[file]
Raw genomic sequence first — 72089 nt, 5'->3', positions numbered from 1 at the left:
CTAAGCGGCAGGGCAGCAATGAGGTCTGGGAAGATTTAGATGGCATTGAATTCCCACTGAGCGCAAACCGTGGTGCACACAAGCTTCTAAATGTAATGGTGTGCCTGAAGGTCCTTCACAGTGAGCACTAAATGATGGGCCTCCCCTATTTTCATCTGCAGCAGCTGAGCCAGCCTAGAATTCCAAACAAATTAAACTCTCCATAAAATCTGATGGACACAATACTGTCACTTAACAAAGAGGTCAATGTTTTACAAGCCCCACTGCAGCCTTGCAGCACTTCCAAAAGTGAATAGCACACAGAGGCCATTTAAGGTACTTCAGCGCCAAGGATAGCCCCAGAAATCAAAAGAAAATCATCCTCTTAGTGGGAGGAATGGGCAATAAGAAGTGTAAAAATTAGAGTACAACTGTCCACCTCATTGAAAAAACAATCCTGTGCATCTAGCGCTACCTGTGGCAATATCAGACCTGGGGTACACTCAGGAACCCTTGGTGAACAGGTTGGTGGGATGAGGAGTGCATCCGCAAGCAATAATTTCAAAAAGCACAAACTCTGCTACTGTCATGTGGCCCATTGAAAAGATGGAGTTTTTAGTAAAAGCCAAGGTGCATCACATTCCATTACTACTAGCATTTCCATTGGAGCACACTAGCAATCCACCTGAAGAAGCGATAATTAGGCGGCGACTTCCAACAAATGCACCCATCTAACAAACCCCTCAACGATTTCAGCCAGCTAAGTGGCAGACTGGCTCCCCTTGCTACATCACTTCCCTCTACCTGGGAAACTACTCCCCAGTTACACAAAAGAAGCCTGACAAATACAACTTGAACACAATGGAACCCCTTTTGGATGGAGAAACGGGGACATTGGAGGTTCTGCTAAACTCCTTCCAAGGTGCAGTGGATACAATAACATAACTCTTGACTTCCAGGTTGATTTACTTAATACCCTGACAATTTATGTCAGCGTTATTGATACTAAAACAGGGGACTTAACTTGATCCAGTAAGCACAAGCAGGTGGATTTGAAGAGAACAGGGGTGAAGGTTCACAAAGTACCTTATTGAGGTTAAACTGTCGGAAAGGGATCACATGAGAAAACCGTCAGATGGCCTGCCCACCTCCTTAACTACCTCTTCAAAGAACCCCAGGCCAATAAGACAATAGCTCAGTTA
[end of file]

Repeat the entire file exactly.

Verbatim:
Raw genomic sequence first — 72089 nt, 5'->3', positions numbered from 1 at the left:
CTAAGCGGCAGGGCAGCAATGAGGTCTGGGAAGATTTAGATGGCATTGAATTCCCACTGAGCGCAAACCGTGGTGCACACAAGCTTCTAAATGTAATGGTGTGCCTGAAGGTCCTTCACAGTGAGCACTAAATGATGGGCCTCCCCTATTTTCATCTGCAGCAGCTGAGCCAGCCTAGAATTCCAAACAAATTAAACTCTCCATAAAATCTGATGGACACAATACTGTCACTTAACAAAGAGGTCAATGTTTTACAAGCCCCACTGCAGCCTTGCAGCACTTCCAAAAGTGAATAGCACACAGAGGCCATTTAAGGTACTTCAGCGCCAAGGATAGCCCCAGAAATCAAAAGAAAATCATCCTCTTAGTGGGAGGAATGGGCAATAAGAAGTGTAAAAATTAGAGTACAACTGTCCACCTCATTGAAAAAACAATCCTGTGCATCTAGCGCTACCTGTGGCAATATCAGACCTGGGGTACACTCAGGAACCCTTGGTGAACAGGTTGGTGGGATGAGGAGTGCATCCGCAAGCAATAATTTCAAAAAGCACAAACTCTGCTACTGTCATGTGGCCCATTGAAAAGATGGAGTTTTTAGTAAAAGCCAAGGTGCATCACATTCCATTACTACTAGCATTTCCATTGGAGCACACTAGCAATCCACCTGAAGAAGCGATAATTAGGCGGCGACTTCCAACAAATGCACCCATCTAACAAACCCCTCAACGATTTCAGCCAGCTAAGTGGCAGACTGGCTCCCCTTGCTACATCACTTCCCTCTACCTGGGAAACTACTCCCCAGTTACACAAAAGAAGCCTGACAAATACAACTTGAACACAATGGAACCCCTTTTGGATGGAGAAACGGGGACATTGGAGGTTCTGCTAAACTCCTTCCAAGGTGCAGTGGATACAATAACATAACTCTTGACTTCCAGGTTGATTTACTTAATACCCTGACAATTTATGTCAGCGTTATTGATACTAAAACAGGGGACTTAACTTGATCCAGTAAGCACAAGCAGGTGGATTTGAAGAGAACAGGGGTGAAGGTTCACAAAGTACCTTATTGAGGTTAAACTGTCGGAAAGGGATCACATGAGAAAACCGTCAGATGGCCTGCCCACCTCCTTAACTACCTCTTCAAAGAACCCCAGGCCAATAAGACAATAGCTCAGTTA